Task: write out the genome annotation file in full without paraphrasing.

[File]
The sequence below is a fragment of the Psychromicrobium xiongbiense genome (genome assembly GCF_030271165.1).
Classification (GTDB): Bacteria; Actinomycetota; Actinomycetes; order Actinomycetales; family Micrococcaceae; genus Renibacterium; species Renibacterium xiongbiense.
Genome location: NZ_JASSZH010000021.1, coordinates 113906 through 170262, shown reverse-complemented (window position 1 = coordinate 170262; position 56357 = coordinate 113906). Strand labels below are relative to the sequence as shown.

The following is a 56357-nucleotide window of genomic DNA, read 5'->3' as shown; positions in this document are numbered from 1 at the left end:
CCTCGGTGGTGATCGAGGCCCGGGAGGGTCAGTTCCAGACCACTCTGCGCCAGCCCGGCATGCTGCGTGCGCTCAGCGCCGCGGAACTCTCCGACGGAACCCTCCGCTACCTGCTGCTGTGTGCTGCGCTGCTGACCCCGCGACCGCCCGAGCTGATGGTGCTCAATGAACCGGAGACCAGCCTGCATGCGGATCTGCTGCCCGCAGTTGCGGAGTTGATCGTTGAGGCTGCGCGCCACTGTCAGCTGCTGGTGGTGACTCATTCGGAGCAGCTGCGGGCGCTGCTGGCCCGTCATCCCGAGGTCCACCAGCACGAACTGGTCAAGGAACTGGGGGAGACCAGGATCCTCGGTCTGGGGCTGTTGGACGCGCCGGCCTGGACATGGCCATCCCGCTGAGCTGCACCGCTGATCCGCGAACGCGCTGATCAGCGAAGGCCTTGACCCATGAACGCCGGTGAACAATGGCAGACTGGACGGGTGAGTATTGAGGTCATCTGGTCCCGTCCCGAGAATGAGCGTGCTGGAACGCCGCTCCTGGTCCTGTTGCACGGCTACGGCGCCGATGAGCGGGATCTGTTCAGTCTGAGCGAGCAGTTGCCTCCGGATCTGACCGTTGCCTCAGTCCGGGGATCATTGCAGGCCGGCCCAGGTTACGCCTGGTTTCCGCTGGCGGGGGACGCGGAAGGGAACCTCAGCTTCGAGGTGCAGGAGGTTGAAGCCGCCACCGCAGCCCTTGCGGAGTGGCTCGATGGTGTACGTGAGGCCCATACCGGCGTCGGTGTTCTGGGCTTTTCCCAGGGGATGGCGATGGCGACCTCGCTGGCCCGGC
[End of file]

The sequence below is a fragment of the Psychromicrobium xiongbiense genome (genome assembly GCF_030271165.1).
Classification (GTDB): Bacteria; Actinomycetota; Actinomycetes; order Actinomycetales; family Micrococcaceae; genus Renibacterium; species Renibacterium xiongbiense.
Genome location: NZ_JASSZH010000021.1, coordinates 113906 through 170262, shown reverse-complemented (window position 1 = coordinate 170262; position 56357 = coordinate 113906). Strand labels below are relative to the sequence as shown.

The following is a 56357-nucleotide window of genomic DNA, read 5'->3' as shown; positions in this document are numbered from 1 at the left end:
CCTCGGTGGTGATCGAGGCCCGGGAGGGTCAGTTCCAGACCACTCTGCGCCAGCCCGGCATGCTGCGTGCGCTCAGCGCCGCGGAACTCTCCGACGGAACCCTCCGCTACCTGCTGCTGTGTGCTGCGCTGCTGACCCCGCGACCGCCCGAGCTGATGGTGCTCAATGAACCGGAGACCAGCCTGCATGCGGATCTGCTGCCCGCAGTTGCGGAGTTGATCGTTGAGGCTGCGCGCCACTGTCAGCTGCTGGTGGTGACTCATTCGGAGCAGCTGCGGGCGCTGCTGGCCCGTCATCCCGAGGTCCACCAGCACGAACTGGTCAAGGAACTGGGGGAGACCAGGATCCTCGGTCTGGGGCTGTTGGACGCGCCGGCCTGGACATGGCCATCCCGCTGAGCTGCACCGCTGATCCGCGAACGCGCTGATCAGCGAAGGCCTTGACCCATGAACGCCGGTGAACAATGGCAGACTGGACGGGTGAGTATTGAGGTCATCTGGTCCCGTCCCGAGAATGAGCGTGCTGGAACGCCGCTCCTGGTCCTGTTGCACGGCTACGGCGCCGATGAGCGGGATCTGTTCAGTCTGAGCGAGCAGTTGCCTCCGGATCTGACCGTTGCCTCAGTCCGGGGATCATTGCAGGCCGGCCCAGGTTACGCCTGGTTTCCGCTGGCGGGGGACGCGGAAGGGAACCTCAGCTTCGAGGTGCAGGAGGTTGAAGCCGCCACCGCAGCCCTTGCGGAGTGGCTCGATGGTGTACGTGAGGCCCATACCGGCGTCGGTGTTCTGGGCTTTTCCCAGGGGATGGCGATGGCGACCTCGCTGGCCCGGC